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Success or Values, What's More Important?

October 5, 2016

 

“Try not to become a man of success, but rather try to become a man of value”- Albert Einstein

 

Albert Einstein was a German-born theoretical physicist. As many know, he developed the general theory of relativity, one of the two pillars of modern physics. Einstein's work is also known for its influence on the philosophy of science. Given that background, I was impressed with the above quote and decided that I would expand a little on the subject of values and how they align action and habits.

 

To bring this discussion to an easily relatable analogy, I introduce the compass. Since its invention in China in 206 BC, the compass has served as a consistent guide for mariners and travelers, with the compass needle always pointing to the north. Travelers rarely got lost if they had a working compass.

Our values are our true north and serve us in a similar way, guiding us in determining the direction of our life. Values are intangible, they can’t be touched, but when we align with our values, they help us make critical decisions. “… A value or belief is a trust or conviction—a feeling, idea or opinion about a principle, standard or aspect of life that is considered to be true, desirable, and inherently worthwhile…”1

 

Wikipedia defines values as… broad preferences concerning appropriate courses of action or outcomes. As such, values reflect a person's sense of right and wrong or what "ought" to be ... “…Values are beliefs, qualities, or philosophies that are meaningful to individuals, so much so they are willing to shape their lives and actions to live by them…” 2

They also function as key indicators that we are out of balance, which is evidenced by our frustration, anger, or feeling of being off-center. When we are aligned with our values we are operating in the zone; thus it is important to know what our core values are and if they are aligned to what we are doing (job, relationship, etc.). Values are important in coaching because a client’s core values, or personal value systems, lead him or her to make certain judgments and decisions, which prompt action that lead to results. As a coach, I work towards understanding my client’s core values through a very insightful inventory and rating assessment of values.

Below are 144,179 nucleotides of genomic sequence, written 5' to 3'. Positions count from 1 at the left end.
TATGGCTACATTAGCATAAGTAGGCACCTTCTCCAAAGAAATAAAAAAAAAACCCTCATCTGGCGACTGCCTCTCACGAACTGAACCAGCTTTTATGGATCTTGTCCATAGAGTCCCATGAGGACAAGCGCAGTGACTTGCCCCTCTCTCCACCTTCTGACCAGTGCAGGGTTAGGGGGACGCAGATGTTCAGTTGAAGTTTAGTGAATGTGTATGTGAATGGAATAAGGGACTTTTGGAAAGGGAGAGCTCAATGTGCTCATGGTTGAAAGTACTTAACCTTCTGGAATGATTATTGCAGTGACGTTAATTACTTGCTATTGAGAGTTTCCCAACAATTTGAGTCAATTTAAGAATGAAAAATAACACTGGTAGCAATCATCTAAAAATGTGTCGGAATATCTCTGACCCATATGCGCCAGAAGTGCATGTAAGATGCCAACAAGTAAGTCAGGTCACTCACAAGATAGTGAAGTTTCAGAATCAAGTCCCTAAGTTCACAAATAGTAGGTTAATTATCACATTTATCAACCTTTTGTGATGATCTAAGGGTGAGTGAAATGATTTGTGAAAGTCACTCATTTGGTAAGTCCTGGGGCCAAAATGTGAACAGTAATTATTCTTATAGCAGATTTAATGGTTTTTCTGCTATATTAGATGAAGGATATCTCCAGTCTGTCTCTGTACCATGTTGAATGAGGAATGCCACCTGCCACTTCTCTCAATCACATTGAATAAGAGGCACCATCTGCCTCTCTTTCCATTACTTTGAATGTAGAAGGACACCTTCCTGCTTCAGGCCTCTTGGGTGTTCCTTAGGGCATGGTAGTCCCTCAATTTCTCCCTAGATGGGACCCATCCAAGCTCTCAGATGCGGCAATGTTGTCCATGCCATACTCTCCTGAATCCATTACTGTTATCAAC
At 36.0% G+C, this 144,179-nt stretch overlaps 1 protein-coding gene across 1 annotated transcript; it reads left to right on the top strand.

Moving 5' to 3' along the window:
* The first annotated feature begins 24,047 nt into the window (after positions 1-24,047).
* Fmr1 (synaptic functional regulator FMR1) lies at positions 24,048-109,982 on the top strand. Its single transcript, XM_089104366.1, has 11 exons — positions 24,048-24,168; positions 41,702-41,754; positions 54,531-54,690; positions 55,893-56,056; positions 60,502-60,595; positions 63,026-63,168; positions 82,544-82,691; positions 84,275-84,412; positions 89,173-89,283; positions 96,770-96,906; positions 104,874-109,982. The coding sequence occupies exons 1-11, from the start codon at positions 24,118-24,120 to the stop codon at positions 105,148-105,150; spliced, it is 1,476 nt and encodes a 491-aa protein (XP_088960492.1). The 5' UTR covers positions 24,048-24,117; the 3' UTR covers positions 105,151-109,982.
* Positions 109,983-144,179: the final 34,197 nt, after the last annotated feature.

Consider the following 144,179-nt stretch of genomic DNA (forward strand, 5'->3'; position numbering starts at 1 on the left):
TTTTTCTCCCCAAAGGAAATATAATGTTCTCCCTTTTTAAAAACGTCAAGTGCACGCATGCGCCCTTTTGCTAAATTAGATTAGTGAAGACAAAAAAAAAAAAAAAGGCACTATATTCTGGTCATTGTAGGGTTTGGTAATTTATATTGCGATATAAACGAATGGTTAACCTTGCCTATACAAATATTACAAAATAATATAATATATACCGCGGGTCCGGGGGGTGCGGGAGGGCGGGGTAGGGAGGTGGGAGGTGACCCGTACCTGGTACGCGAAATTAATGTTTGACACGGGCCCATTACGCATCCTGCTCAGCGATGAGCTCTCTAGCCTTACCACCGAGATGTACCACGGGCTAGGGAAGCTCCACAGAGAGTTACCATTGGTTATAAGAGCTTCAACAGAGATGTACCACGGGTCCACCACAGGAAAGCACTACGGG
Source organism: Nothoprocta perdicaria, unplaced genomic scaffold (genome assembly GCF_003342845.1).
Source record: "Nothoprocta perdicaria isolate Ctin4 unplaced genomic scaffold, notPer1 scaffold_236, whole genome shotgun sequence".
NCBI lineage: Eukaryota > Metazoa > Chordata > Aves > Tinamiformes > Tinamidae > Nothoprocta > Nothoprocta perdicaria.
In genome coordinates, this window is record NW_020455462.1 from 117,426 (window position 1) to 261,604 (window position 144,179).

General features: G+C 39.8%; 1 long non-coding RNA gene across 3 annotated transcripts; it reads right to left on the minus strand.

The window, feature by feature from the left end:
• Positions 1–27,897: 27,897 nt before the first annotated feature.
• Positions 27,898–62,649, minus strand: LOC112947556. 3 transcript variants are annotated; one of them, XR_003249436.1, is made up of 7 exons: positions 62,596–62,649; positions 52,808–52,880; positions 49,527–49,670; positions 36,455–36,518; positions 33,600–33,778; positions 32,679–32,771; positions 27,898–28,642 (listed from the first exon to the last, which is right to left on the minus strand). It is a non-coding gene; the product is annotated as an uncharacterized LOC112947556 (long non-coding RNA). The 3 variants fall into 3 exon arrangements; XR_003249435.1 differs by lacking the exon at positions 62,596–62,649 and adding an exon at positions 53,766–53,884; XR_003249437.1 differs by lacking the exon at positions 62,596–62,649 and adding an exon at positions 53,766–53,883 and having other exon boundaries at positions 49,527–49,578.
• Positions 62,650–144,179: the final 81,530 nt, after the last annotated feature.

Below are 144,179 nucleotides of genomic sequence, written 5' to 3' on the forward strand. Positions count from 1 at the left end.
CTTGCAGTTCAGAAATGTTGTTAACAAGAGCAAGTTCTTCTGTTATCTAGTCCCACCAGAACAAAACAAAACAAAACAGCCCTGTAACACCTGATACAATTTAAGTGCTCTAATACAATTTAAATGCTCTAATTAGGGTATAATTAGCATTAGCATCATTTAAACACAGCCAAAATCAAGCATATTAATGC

Whether we are consciously aware of them, everyone has a number of personal values. They can range from the belief in hard work, self-reliance, and punctuality, to more psychological values such as concern and trust for others and harmony of purpose (see my April, 2016 blog on purpose at www.Bill-Hooker.com).

 

When we examine the lives of famous people, we often learn about the personal values that shaped their lives by guiding their actions and choices. It was their personal values that propelled them to great achievement and success. Albert Einstein was quoted as saying “…Strange is our situation here upon earth. Each of us comes for a short visit, not knowing why, yet sometimes seeming to divine a purpose. From the standpoint of daily life, however, there is one thing we do know that man is here for the sake of other men…”

 

Core values are those qualities that we naturally want to act on. When our behavior is aligned with our most deeply held values, our actions feel and are desirable and worth of esteem for their own sake. When they aren’t, we fall out of our zone and act accordingly and generally poorly.

 

Take, for example, the value of integrity. How do you know someone has integrity? If people hold integrity as a core value, they just naturally demonstrate it, and you naturally recognize it, right? For example, if someone holds the value of service to others, helping someone in need is an action they will naturally take because they believe it is desirable and worthy. It will feel good to honor that value by acting on it and making more of their life consistent with it.

 

Just like our DNA, each of us has a unique set of values. We may not expect others to do what we do or derive the same sense of self-worth from it. Through discussion with clients I help define those compass points—their true north—for directing the client’s life journey and choices. Coaches are skilled to focus on their client’s needs and to suspend judgement to assist clients to identify and articulate their values.

SourceOne Innovations, Inc. is a coaching and business consulting firm specializing in working with leaders and work force in increasing sales, teamwork and communication. Please visit our website at: www.Bill-Hooker.com, send us a message at Bill@Bill-Hooker.com, or call 215-595-7503.

 

 

 

 

1,2, Becoming a Professional Life Coach Patrick Williams and Diane S. Menendez, Norton, 2015.
 

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